Nonlinear Regression Workflow
This example shows how to do a typical nonlinear regression workflow: import data, fit a nonlinear regression, test its quality, modify it to improve the quality, and make predictions based on the model.
Step 1. Prepare the data.
Examine the data in the workspace.
reactants is a matrix with 13 rows and 3 columns. Each row corresponds to one observation, and each column corresponds to one variable. The variable names are in
xn = 3x10 char array 'Hydrogen ' 'n-Pentane ' 'Isopentane'
rate is a vector of 13 responses, with the variable name in
yn = 'Reaction Rate'
hougen.m file contains a nonlinear model of reaction rate as a function of the three predictor variables. For a 5-D vector and 3-D vector ,
As a start point for the solution, take
b as a vector of ones.
beta0 = ones(5,1);
Step 2. Fit a nonlinear model to the data.
mdl = fitnlm(reactants,... rate,@hougen,beta0)
mdl = Nonlinear regression model: y ~ hougen(b,X) Estimated Coefficients: Estimate SE tStat pValue ________ ________ ______ _______ b1 1.2526 0.86702 1.4447 0.18654 b2 0.062776 0.043562 1.4411 0.18753 b3 0.040048 0.030885 1.2967 0.23089 b4 0.11242 0.075158 1.4957 0.17309 b5 1.1914 0.83671 1.4239 0.1923 Number of observations: 13, Error degrees of freedom: 8 Root Mean Squared Error: 0.193 R-Squared: 0.999, Adjusted R-Squared 0.998 F-statistic vs. zero model: 3.91e+03, p-value = 2.54e-13
Step 3. Examine the quality of the model.
The root mean squared error is fairly low compared to the range of observed values.
[mdl.RMSE min(rate) max(rate)]
ans = 1×3 0.1933 0.0200 14.3900
Examine a residuals plot.
The model seems adequate for the data.
Examine a diagnostic plot to look for outliers.
6 seems out of line.
Step 4. Remove the outlier.
Remove the outlier from the fit using the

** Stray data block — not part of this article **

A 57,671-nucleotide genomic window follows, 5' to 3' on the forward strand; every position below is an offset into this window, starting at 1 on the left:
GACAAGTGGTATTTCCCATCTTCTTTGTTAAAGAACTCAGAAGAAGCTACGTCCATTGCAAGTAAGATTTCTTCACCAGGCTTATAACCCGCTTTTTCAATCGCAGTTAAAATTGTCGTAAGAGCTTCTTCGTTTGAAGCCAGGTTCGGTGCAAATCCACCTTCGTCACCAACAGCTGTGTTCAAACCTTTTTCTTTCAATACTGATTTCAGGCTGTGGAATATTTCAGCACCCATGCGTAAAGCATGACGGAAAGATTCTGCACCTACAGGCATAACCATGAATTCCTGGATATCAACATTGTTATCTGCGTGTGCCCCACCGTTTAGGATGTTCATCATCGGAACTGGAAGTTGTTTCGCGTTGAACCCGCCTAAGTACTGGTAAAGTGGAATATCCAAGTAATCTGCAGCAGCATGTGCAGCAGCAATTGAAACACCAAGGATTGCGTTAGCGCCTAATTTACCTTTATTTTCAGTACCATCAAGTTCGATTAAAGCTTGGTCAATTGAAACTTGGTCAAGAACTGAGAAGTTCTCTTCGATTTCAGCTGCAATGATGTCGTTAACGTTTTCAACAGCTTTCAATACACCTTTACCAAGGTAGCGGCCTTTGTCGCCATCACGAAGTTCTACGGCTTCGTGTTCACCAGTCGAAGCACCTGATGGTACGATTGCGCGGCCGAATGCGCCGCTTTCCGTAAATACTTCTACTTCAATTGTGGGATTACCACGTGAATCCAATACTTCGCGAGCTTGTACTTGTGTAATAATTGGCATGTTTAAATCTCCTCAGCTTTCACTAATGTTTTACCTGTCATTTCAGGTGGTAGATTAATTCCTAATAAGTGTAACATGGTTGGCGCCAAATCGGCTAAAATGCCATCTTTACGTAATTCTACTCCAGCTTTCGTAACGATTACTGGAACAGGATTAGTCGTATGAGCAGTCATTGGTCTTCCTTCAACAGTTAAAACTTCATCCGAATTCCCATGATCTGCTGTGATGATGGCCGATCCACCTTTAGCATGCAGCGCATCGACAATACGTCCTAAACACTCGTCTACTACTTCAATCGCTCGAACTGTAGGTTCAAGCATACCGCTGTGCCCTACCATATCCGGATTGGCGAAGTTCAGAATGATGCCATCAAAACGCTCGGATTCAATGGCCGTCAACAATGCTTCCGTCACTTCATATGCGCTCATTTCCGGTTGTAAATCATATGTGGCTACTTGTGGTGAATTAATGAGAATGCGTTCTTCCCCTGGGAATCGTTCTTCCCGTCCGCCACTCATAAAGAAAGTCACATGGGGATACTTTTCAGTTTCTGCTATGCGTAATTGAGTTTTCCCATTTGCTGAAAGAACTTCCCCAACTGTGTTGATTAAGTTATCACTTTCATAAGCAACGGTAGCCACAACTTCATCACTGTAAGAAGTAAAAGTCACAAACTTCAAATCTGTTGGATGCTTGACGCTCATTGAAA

Exclude name-value pair.
mdl1 = fitnlm(reactants,... rate,@hougen,ones(5,1),'Exclude',6)
mdl1 = Nonlinear regression model: y ~ hougen(b,X) Estimated Coefficients: Estimate SE tStat pValue ________ ________ ______ _______ b1 0.619 0.4552 1.3598 0.21605 b2 0.030377 0.023061 1.3172 0.22924 b3 0.018927 0.01574 1.2024 0.26828 b4 0.053411 0.041084 1.3 0.23476 b5 2.4125 1.7903 1.3475 0.2198 Number of observations: 12, Error degrees of freedom: 7 Root Mean Squared Error: 0.198 R-Squared: 0.999, Adjusted R-Squared 0.998 F-statistic vs. zero model: 2.67e+03, p-value = 2.54e-11
The model coefficients changed quite a bit from those in
Step 5. Examine slice plots of both models.
To see the effect of each predictor on the response, make a slice plot using
The plots look very similar, with slightly wider confidence bounds for
mdl1. This difference is understandable, since there is one less data point in the fit, representing over 7% fewer observations.
Step 6. Predict for new data.
Create some new data and predict the response from both models.
Xnew = [200,200,200;100,200,100;500,50,5]; [ypred yci] = predict(mdl,Xnew)
ypred = 3×1 1.8762 6.2793 1.6718
yci = 3×2 1.6283 2.1242 5.9789 6.5797 1.5589 1.7846
[ypred1 yci1] = predict(mdl1,Xnew)
ypred1 = 3×1 1.8984 6.2555 1.6594
yci1 = 3×2 1.6260 2.1708 5.9323 6.5787 1.5345 1.7843
Even though the model coefficients are dissimilar, the predictions are nearly identical.